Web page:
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Tarehe Sita: UPDF soldiers clean Namawojjolo Market

By Henry Nsubuga

Added 5th February 2019 12:00 PM

The exercise was in commemoration of Tarehe Sita which is celebrated every February 6

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The exercise was in commemoration of Tarehe Sita which is celebrated every February 6

Officers of the Uganda People’s Defence Force (UPDF) 79th Brigade located at Mpoma in Mukono district have cleaned Namawojjolo Market and the surrounding areas along Kampala-Jinja highway.

According to the 79th Brigade’s commanding officer, Maj. Hannington Kigula, the cleaning that was done on Tuesday was in commemoration of Tarehe Sita which is celebrated every February 6.

Maj. Kigula said the newly formed rebel National Resistance Army (NRA), on February 6, 1981, made their inaugural assault on the national army, which triggered the beginning of the five-year protracted liberation war which brought the National Resistance Movement (NRM) government into power in 1986.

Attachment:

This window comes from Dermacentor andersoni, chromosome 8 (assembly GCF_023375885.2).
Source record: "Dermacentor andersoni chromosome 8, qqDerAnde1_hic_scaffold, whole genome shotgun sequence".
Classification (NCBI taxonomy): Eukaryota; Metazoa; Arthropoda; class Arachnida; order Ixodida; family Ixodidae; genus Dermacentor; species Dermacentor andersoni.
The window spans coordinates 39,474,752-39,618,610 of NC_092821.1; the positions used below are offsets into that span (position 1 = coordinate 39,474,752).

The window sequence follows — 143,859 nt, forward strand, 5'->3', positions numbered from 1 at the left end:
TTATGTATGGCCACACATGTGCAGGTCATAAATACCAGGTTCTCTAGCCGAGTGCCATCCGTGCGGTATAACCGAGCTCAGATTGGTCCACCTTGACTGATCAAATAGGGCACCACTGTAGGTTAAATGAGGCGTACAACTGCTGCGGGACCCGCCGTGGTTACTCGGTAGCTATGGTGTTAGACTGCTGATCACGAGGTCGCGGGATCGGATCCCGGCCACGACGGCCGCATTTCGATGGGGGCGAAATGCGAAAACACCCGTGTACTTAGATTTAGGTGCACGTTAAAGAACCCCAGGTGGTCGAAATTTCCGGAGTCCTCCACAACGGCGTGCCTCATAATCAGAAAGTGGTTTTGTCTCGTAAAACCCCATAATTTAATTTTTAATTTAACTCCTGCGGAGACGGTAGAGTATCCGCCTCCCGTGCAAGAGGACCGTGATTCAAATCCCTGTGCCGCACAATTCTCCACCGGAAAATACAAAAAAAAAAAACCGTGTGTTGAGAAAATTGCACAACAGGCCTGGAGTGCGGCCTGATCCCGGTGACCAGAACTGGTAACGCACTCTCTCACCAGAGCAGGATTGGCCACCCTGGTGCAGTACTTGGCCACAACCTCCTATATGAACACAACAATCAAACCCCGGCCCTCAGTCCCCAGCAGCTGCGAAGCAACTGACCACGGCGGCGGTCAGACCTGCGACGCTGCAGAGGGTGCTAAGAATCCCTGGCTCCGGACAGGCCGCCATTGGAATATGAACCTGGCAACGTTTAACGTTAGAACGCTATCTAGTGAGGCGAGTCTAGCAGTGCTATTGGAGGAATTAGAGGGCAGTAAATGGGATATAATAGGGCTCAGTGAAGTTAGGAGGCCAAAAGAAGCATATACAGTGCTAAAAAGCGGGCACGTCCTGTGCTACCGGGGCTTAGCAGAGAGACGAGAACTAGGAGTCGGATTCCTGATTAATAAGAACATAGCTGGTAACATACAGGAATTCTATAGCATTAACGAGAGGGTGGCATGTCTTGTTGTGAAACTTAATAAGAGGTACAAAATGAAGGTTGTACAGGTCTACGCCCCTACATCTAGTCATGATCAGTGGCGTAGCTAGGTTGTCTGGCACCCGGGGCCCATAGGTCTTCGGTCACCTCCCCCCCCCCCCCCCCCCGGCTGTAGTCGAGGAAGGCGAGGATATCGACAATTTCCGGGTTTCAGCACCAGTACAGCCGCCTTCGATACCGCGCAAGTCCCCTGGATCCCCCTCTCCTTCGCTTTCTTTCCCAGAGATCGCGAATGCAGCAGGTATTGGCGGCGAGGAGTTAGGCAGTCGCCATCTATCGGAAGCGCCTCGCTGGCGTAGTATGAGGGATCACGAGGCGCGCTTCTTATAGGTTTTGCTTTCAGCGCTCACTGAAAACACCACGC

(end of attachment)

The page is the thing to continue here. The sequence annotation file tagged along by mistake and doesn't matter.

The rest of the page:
Addressing residents after the cleaning exercise, Kigula expressed the army’s commitment to work hand in hand with the sister forces including the Police to wipe out terrorism and other criminal activities from society.

He said the UPDF was set up on the foundation of subordination to civilians and that this is the reason why they continue to come back to society for communal activities like the commemoration of the day of their birth.

“We remain committed to working with civilians and other security forces like the Police to ensure that agents of insecurity like cattle thieves do not commit crime with impunity and walk away scot-free,” Kigula said.

He said they are now left with the fight against people who plant, sell and those who consume marijuana, which he called a common practice in the district.

Councillor Davis Lukyamuzi who joined hands with the army men said the community was appreciative on the good things they have always engaged in, which has bridged the gap between the army and the civilians.

A resident of the area identified as Ssegujja Kiwanuka was saddened to note that many vendors were more concerned about selling their items instead of joining the army to clean their workplaces.

“We are weak and lack mobilisation, but even when soldiers volunteer to help us, some of us remain seated in our workplaces with garbage heaps gazing at us, instead of expressing appreciation to the soldiers by joining hands with them,” Kiwanuka said.

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